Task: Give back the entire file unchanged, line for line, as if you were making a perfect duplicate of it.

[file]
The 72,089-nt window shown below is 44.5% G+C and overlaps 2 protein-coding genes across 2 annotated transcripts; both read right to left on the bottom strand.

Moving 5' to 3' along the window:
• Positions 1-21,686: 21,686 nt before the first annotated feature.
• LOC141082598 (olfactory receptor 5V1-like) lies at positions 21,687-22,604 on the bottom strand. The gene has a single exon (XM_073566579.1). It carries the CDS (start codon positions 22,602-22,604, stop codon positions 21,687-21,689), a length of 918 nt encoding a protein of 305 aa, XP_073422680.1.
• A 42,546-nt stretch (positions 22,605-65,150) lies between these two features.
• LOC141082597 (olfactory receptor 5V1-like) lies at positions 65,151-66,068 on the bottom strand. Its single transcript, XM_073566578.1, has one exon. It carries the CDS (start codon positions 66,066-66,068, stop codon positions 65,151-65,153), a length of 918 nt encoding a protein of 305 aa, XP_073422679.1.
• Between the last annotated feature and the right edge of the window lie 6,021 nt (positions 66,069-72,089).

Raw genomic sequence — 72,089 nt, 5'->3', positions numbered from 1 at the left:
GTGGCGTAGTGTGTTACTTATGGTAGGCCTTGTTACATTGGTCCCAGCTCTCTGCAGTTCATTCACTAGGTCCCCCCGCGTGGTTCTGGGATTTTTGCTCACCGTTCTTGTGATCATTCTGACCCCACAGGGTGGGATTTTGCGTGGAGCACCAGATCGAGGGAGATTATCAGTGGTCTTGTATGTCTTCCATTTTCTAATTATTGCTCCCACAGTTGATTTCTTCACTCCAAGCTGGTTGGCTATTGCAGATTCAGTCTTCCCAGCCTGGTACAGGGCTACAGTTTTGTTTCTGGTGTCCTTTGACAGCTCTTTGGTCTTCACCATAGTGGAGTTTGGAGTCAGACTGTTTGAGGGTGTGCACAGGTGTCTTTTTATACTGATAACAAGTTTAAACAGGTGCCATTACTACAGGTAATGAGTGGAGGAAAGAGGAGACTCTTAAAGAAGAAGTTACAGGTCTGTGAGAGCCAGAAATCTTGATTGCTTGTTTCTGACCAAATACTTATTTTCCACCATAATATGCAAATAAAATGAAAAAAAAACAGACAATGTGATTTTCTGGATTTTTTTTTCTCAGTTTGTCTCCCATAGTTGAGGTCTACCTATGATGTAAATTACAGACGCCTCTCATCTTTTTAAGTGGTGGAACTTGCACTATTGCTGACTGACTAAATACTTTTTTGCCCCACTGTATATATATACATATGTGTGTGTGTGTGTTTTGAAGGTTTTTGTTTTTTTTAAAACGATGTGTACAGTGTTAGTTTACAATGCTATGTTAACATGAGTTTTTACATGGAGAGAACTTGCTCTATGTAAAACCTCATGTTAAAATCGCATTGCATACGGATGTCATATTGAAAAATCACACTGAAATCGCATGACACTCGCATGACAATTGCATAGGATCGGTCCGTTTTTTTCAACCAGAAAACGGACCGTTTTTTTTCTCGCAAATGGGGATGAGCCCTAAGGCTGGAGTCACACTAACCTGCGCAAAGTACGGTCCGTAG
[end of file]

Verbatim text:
The 72,089-nt window shown below is 44.5% G+C and overlaps 2 protein-coding genes across 2 annotated transcripts; both read right to left on the bottom strand.

Moving 5' to 3' along the window:
• Positions 1-21,686: 21,686 nt before the first annotated feature.
• LOC141082598 (olfactory receptor 5V1-like) lies at positions 21,687-22,604 on the bottom strand. The gene has a single exon (XM_073566579.1). It carries the CDS (start codon positions 22,602-22,604, stop codon positions 21,687-21,689), a length of 918 nt encoding a protein of 305 aa, XP_073422680.1.
• A 42,546-nt stretch (positions 22,605-65,150) lies between these two features.
• LOC141082597 (olfactory receptor 5V1-like) lies at positions 65,151-66,068 on the bottom strand. Its single transcript, XM_073566578.1, has one exon. It carries the CDS (start codon positions 66,066-66,068, stop codon positions 65,151-65,153), a length of 918 nt encoding a protein of 305 aa, XP_073422679.1.
• Between the last annotated feature and the right edge of the window lie 6,021 nt (positions 66,069-72,089).

Raw genomic sequence — 72,089 nt, 5'->3', positions numbered from 1 at the left:
GTGGCGTAGTGTGTTACTTATGGTAGGCCTTGTTACATTGGTCCCAGCTCTCTGCAGTTCATTCACTAGGTCCCCCCGCGTGGTTCTGGGATTTTTGCTCACCGTTCTTGTGATCATTCTGACCCCACAGGGTGGGATTTTGCGTGGAGCACCAGATCGAGGGAGATTATCAGTGGTCTTGTATGTCTTCCATTTTCTAATTATTGCTCCCACAGTTGATTTCTTCACTCCAAGCTGGTTGGCTATTGCAGATTCAGTCTTCCCAGCCTGGTACAGGGCTACAGTTTTGTTTCTGGTGTCCTTTGACAGCTCTTTGGTCTTCACCATAGTGGAGTTTGGAGTCAGACTGTTTGAGGGTGTGCACAGGTGTCTTTTTATACTGATAACAAGTTTAAACAGGTGCCATTACTACAGGTAATGAGTGGAGGAAAGAGGAGACTCTTAAAGAAGAAGTTACAGGTCTGTGAGAGCCAGAAATCTTGATTGCTTGTTTCTGACCAAATACTTATTTTCCACCATAATATGCAAATAAAATGAAAAAAAAACAGACAATGTGATTTTCTGGATTTTTTTTTCTCAGTTTGTCTCCCATAGTTGAGGTCTACCTATGATGTAAATTACAGACGCCTCTCATCTTTTTAAGTGGTGGAACTTGCACTATTGCTGACTGACTAAATACTTTTTTGCCCCACTGTATATATATACATATGTGTGTGTGTGTGTTTTGAAGGTTTTTGTTTTTTTTAAAACGATGTGTACAGTGTTAGTTTACAATGCTATGTTAACATGAGTTTTTACATGGAGAGAACTTGCTCTATGTAAAACCTCATGTTAAAATCGCATTGCATACGGATGTCATATTGAAAAATCACACTGAAATCGCATGACACTCGCATGACAATTGCATAGGATCGGTCCGTTTTTTTCAACCAGAAAACGGACCGTTTTTTTTCTCGCAAATGGGGATGAGCCCTAAGGCTGGAGTCACACTAACCTGCGCAAAGTACGGTCCGTAG